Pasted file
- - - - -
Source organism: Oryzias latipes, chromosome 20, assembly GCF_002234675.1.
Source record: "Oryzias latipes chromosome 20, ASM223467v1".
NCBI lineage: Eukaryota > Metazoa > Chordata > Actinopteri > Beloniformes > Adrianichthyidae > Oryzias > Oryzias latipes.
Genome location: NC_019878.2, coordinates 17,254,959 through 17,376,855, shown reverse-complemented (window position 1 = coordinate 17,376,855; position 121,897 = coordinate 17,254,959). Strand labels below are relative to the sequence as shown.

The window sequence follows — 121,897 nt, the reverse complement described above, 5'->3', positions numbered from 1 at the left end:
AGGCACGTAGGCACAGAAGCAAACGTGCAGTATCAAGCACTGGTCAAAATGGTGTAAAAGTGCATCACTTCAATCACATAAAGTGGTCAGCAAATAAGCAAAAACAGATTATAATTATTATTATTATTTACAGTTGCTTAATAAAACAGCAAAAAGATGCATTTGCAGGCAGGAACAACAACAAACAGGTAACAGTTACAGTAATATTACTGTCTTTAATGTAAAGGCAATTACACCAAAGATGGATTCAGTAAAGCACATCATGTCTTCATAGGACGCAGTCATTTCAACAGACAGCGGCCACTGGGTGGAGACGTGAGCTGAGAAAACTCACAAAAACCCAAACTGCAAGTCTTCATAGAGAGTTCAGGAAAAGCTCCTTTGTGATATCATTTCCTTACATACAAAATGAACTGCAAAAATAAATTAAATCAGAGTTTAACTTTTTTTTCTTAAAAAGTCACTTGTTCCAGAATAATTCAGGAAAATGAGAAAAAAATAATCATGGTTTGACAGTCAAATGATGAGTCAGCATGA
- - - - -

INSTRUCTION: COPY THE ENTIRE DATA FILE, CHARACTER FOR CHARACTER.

Source organism: Oryzias latipes, chromosome 20, assembly GCF_002234675.1.
Source record: "Oryzias latipes chromosome 20, ASM223467v1".
NCBI lineage: Eukaryota > Metazoa > Chordata > Actinopteri > Beloniformes > Adrianichthyidae > Oryzias > Oryzias latipes.
Genome location: NC_019878.2, coordinates 17,254,959 through 17,376,855, shown reverse-complemented (window position 1 = coordinate 17,376,855; position 121,897 = coordinate 17,254,959). Strand labels below are relative to the sequence as shown.

The window sequence follows — 121,897 nt, the reverse complement described above, 5'->3', positions numbered from 1 at the left end:
AGGCACGTAGGCACAGAAGCAAACGTGCAGTATCAAGCACTGGTCAAAATGGTGTAAAAGTGCATCACTTCAATCACATAAAGTGGTCAGCAAATAAGCAAAAACAGATTATAATTATTATTATTATTTACAGTTGCTTAATAAAACAGCAAAAAGATGCATTTGCAGGCAGGAACAACAACAAACAGGTAACAGTTACAGTAATATTACTGTCTTTAATGTAAAGGCAATTACACCAAAGATGGATTCAGTAAAGCACATCATGTCTTCATAGGACGCAGTCATTTCAACAGACAGCGGCCACTGGGTGGAGACGTGAGCTGAGAAAACTCACAAAAACCCAAACTGCAAGTCTTCATAGAGAGTTCAGGAAAAGCTCCTTTGTGATATCATTTCCTTACATACAAAATGAACTGCAAAAATAAATTAAATCAGAGTTTAACTTTTTTTTCTTAAAAAGTCACTTGTTCCAGAATAATTCAGGAAAATGAGAAAAAAATAATCATGGTTTGACAGTCAAATGATGAGTCAGCATGA